Abbie Lynn Abbott completed her first marathon—the 2018 Chicago Marathon – in honor of her mother, who was diagnosed with lung cancer in 2018. Shortly after the race, her mother passed away. This year, Abbie is running the Marine Corps Marathon with Team LUNGevity in memory of her mom and to honor those who are living with the disease. Originally from southern Indiana, she now lives in central Florida with her husband and three children.
How did you choose running in an endurance event as your fundraising mechanism?
My brother and I ran our first marathon in 2018. After signing up to run as charity runners for a team in the Chicago Marathon, our mother was diagnosed with lung cancer. We spent much of our training praying for her, thinking about her, and running in her honor. If she could battle such a terrible disease, we could keep putting one foot in front of the other. We ran for Momma. Just 15 days after we crossed the finish line, Momma took her final breath here on earth. We are absolutely devastated and continue to miss her with every moment of every day. She was not only a beautiful mother – she was a precious soul, friend, mentor, sister, aunt, grandmother, and so much more. She left such joy and hope in the lives of those around her. We knew that our marathon training days were not over. We needed to continue to run in our mother’s honor, only this time we would raise funds in her memory. We continue to run for sweet Momma – as well as in honor of those who continue to battle lung cancer with their every breath.
Why did you choose to fundraise for LUNGevity?
Prior to my mother’s diagnosis, I lived under the false assumption that most lung cancer patients are those who either are or previously have been a smoker. My mother never smoked a day in her life, and she didn’t live with anyone who smoked when she was young. To say we were shocked would be an absolute understatement. After her diagnosis, we did our best to learn all we could about treatment options and her best next steps moving forward. Although we did not end up with more than just 7 short months with Momma after her diagnosis, we know that others can beat the odds and survive much longer … living with lung cancer is actually possible. We know that even though we did not get to enjoy the time for which we had hoped with our sweet Momma, we can find ways to help others enjoy more time with their loved ones.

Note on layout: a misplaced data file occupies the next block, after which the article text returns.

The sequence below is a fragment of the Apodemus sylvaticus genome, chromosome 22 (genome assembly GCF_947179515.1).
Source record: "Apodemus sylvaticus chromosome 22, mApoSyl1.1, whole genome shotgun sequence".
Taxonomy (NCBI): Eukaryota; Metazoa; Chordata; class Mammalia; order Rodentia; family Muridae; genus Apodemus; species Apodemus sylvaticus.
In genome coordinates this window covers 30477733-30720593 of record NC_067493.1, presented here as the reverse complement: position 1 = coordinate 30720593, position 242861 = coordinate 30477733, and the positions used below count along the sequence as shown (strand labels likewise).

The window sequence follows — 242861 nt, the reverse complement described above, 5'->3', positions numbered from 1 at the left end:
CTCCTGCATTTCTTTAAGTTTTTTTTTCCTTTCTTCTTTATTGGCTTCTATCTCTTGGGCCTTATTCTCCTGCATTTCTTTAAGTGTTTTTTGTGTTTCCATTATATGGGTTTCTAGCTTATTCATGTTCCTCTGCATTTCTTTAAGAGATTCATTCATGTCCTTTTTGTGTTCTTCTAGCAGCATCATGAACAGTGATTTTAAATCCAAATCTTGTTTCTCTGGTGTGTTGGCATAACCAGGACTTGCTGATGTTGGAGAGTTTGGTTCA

What are your goals? (Fundraising, raising awareness, finish under a certain time, building a community, etc.)
I am running alongside my husband, my brother, and my sister-in-law. My goals are to have a finish time better than my first marathon and to do so with each step being a reminder that I have been given the gift of life. Each day, each breath, each heartbeat is a gift. I want to use my training and my race to remind myself and those around me that every single day we are given is to be used to its fullest, for we are not guaranteed another tomorrow. After losing Momma, I was reminded of the truth of how fragile life truly is. I will never forget when Momma smiled at me from her hospital bed, held my hand, looked me straight in the eyes, and said, “Ab, don’t forget to live. God is good, even when life is hard. Live every single moment He gives you. Live.” Grief keeps me from remembering those words sometimes, but in her honor I try. May God grant us clarity to receive each day, each step of our own “race,” as a gift.
LUNGevity Spotlight is a way to highlight people living with lung cancer, caregivers, volunteers, and fundraisers who are making a positive impact in the LUNGevity community. We hope that their stories will inspire and encourage many more to get involved.
If you know someone in the LUNGevity community whom you'd like us to Spotlight, please nominate them here.